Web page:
In a cupboard I find a neatly packed cardboard box. On top, a Monday Club membership card identifies Quentin Barham-Dewar as the owner. Beneath, resting on two hefty volumes of The Law of Torts, are a mortar board and gown. I put them on, and admire myself in the mirror.
A note handwritten on college paper has been slipped under the door to await my arrival: ‘Join me in the Buttery tonight at 8.30 for answers to the questions you're too afraid to ask. Rupert Zoff, second-year undergraduate, Jurisprudence’.
Gongs clang and I hurry to the refectory for dinner. Six robed figures stride to what I know to be 'high table'. One, rotund and rubicund in a clerical collar, raps a tablespoon for silence and proclaims: 'Benedictus benedicat'. We sit on benches at long tables and the buzz resumes. Opposite, four of my fellow candidates, evidently from the same school, chat enthusiastically with each other. The two people either side of me are turned to their neighbours, only their elbows jutting in my direction. I focus on my Irish stew, and slip out before the treacle pudding.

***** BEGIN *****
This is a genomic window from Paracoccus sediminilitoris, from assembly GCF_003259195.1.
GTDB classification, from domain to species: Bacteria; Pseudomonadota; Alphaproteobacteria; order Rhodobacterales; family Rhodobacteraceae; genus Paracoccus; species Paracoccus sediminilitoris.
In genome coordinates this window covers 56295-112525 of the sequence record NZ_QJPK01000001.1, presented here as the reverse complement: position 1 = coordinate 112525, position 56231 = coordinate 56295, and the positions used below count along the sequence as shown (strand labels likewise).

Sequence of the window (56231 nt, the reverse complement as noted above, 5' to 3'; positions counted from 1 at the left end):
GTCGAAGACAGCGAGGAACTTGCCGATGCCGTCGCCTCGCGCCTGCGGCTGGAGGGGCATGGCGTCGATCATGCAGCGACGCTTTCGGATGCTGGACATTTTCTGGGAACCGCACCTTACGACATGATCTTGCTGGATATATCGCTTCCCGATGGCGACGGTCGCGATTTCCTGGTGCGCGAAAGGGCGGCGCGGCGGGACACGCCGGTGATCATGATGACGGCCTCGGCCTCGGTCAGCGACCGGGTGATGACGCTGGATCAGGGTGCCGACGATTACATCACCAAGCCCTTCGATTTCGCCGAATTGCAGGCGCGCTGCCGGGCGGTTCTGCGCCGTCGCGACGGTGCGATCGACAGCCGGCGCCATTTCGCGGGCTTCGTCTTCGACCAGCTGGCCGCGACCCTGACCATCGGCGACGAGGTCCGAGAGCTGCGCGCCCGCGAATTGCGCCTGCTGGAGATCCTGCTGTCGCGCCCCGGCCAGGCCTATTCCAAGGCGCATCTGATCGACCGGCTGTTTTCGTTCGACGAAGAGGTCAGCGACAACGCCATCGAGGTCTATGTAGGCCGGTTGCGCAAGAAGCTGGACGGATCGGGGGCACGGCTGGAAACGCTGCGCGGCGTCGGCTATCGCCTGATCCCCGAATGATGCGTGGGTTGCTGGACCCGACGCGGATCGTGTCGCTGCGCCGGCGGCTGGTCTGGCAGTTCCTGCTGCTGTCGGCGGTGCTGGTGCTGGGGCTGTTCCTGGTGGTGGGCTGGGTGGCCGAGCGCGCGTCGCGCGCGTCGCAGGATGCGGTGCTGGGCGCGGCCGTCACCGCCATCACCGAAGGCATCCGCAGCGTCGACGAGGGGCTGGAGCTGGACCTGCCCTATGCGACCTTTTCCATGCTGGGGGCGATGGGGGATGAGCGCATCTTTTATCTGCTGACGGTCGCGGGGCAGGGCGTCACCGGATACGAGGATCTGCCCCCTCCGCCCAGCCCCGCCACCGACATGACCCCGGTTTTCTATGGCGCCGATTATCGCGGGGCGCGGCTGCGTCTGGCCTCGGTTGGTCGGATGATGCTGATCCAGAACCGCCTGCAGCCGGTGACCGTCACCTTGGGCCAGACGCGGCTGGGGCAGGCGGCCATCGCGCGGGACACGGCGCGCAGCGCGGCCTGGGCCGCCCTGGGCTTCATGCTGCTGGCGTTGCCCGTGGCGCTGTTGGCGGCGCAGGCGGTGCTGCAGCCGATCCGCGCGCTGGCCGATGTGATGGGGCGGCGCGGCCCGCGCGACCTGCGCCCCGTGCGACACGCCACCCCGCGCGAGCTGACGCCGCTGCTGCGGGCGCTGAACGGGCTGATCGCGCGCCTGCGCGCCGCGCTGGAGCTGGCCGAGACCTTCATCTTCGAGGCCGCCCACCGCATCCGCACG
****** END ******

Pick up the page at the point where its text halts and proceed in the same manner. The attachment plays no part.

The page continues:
The cold air rushes in my ears. The stiletto spire of St Mary the Virgin points pugnaciously towards the stars. My new shoes pinch: the blisters on my heels are bleeding into my socks. I can't face the Buttery. Lolling on my bed, I spend the evening reading Jude the Obscure.
Rupert Zoff calls next morning, an hour before my interview. I mumble excuses for having spurned his invitation.
'So long as you're clear about the exercise?'
I've read it six times but am yet to get any purchase on it. 'Yeah, I think...'
'Good. Just remember - take your time. They don't expect quickfire responses. One isn't a QC yet.'
Sitting on a landing waiting to face my inquisitors, I realise my green and orange tie clashes with my new brown suit, the jacket of which is baggy on my shoulders while the trousers are tight around my waist. Twenty minutes after my interview is due to start, I hear hearty laughter on the other side of the door before the previous candidate emerges.